It was great to get to know Kinky better, but as I said you'll want to introduce yourself to her in the first books. It's better to know where she is now first, before getting acquainted with her as a girl. There's a lot to the tale, and the book is a fast read just as the previous 'Irish Country' books are. There was a little slowing at the end, drawing out the finale, but that would be the only grouse over the story. Taylor has the ability to absorb you into his world, take you all the way to Ireland and really feel what it was like for Kinky during that timeframe in a sometimes volatile place. Reading about Kinky made me feel young again too! Taylor is a talented and knowledgeable writer, speeding you through the pages with fully fleshed characters that you find yourself caring a great deal about.
Included in the back of the book are some of Kinky's recipes and a glossary of the Irish terms used in the book. Now I can't wait for the next book, and get back to Dr's O'Reilly and Laverty with their busy medical practice and budding romances. Thank you, Mr. Taylor, for another great installment in 'Irish Country'.
Regarding the series as a whole: They are set in rural Ireland during the 1960s. The main characters are the established older doctor (Fingal Flahertie O'Reilly) who is bringing a younger doctor (Barry Laverty) into his practice to help ease the growing workload. The two physicians don't limit themselves to helping the residents of Balleybucklebo with their physical complaints. It seems that they end up with their fingers in many pies and the villagers look to them for their wisdom in helping with all life's problems. Mrs. Kinky Kincaid is the housekeeper and friend that looks over them and takes care of the home fires while these two run all over the countryside ministering to those who need them.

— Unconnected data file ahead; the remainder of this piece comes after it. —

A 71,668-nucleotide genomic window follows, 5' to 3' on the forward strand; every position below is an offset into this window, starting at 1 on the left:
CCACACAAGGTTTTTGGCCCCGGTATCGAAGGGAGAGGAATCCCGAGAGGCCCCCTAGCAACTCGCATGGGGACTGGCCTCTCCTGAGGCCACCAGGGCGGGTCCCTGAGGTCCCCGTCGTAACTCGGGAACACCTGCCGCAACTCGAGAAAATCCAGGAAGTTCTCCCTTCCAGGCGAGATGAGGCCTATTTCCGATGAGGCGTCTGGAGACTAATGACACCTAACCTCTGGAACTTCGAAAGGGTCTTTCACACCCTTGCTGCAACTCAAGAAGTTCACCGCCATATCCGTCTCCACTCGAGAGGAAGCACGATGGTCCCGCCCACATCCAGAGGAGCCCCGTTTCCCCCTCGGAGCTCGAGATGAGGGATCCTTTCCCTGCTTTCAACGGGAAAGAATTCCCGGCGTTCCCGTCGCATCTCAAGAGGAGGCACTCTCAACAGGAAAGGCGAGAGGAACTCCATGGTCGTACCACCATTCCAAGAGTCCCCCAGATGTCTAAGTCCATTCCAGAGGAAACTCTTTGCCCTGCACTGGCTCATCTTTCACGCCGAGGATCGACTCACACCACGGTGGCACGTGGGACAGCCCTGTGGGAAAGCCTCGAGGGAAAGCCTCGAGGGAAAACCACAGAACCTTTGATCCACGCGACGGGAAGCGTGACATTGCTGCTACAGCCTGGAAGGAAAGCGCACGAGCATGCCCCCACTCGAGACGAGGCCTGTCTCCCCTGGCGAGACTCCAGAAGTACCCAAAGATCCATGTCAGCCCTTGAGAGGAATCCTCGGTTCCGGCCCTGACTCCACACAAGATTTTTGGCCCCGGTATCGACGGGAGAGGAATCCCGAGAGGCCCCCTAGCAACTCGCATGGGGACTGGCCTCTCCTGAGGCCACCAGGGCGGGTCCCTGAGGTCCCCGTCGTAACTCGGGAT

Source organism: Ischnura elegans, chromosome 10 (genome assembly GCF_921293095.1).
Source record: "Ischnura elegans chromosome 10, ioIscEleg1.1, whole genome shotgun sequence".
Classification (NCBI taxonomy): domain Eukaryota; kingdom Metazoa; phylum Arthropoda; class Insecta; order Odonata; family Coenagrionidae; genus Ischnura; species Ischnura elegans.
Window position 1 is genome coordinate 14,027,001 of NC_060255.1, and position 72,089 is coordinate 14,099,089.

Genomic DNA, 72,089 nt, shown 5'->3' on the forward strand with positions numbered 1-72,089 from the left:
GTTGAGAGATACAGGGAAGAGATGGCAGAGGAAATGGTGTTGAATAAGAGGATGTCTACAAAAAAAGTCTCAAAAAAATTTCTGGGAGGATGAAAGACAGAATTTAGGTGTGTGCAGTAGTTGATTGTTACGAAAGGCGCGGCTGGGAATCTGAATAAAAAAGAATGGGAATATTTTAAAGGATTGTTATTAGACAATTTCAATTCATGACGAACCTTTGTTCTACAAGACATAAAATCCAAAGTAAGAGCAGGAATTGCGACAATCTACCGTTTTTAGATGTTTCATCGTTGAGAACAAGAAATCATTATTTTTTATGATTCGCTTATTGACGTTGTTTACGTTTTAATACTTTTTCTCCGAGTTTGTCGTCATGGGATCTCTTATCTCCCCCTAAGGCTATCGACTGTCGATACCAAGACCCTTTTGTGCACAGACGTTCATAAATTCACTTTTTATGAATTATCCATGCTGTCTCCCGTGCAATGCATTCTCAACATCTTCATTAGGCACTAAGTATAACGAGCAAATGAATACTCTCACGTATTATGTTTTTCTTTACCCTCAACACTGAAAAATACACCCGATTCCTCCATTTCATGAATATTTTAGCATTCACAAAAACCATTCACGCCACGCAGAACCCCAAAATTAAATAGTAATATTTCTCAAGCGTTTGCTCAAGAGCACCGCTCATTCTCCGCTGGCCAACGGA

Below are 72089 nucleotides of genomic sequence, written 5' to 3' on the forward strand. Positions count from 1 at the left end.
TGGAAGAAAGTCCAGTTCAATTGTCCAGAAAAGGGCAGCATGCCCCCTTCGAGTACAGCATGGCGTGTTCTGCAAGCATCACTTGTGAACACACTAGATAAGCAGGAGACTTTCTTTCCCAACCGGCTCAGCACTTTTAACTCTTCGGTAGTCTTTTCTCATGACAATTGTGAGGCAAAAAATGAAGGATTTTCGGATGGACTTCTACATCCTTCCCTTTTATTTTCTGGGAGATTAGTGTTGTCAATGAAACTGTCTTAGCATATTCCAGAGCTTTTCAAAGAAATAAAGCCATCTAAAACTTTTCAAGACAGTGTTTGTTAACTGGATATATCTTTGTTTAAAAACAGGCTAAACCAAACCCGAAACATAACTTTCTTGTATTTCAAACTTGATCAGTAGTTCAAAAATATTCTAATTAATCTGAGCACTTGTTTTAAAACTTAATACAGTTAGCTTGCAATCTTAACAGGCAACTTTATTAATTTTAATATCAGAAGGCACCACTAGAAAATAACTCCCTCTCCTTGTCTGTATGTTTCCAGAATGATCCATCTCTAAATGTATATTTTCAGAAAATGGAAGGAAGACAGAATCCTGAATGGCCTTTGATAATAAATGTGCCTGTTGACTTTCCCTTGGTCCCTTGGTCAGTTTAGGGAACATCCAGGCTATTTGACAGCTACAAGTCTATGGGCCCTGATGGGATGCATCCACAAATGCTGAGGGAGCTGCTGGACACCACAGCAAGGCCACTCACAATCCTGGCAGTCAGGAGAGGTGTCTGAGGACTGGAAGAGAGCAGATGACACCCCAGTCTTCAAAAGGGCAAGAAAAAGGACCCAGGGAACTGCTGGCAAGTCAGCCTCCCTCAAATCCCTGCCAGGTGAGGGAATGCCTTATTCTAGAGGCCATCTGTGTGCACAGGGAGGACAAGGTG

This particular book takes a detour and is primarily the story of Mrs. Kincaid and her early life (1920s) in County Cork prior to coming to Balleybucklebo. It's Christmas day and everyone in the household is out at various festivities except for Mrs. Kincaid. A group of children come to call and end up talking her into telling a story to them which ends up being her story from when she was a girl. Lots of Irish folklore is included and faeries and banshees make their appearance as well as other mythical creatures. A delightful historical lesson of that area is interwoven throughout the story.
I have always loved Kinky and thought she was such an interesting character that she deserved her own story. Obviously, the author did as well since that is exactly what this book is about. While I missed Dr O'Reilly and Dr. Laverty, I am sure they will make their appearance in the next installment which I am eagerly awaiting.
All of these books have been an absolute joy to read. The author really is Irish so it's authentic and the dialect/speech patterns used make you feel that you are a fly on the wall listening to the characters of this delightful little village. If this is the first time you have read one of these books, make sure to look in the back for a glossary of Irish terms. Not all of the dialogue makes sense to the American ear without it.
If, as a reader, you are looking for a high level of action or lots of plot with twists and turns, this book probably wouldn't be for you. It unfolds gently and meanders around just like the Irish mist so prevalent in the stories. If you enjoy slice-of-life books with a strong sense of place and time, this may be the perfect choice. I have found that I wait until I know I won't be rushed or hurried and will have the time to slowly savor each and every page before picking up Patrick Taylor's novels to read.
Beautiful writing, beautiful setting and a transport to a gentler time and place. One of my all-time favorites.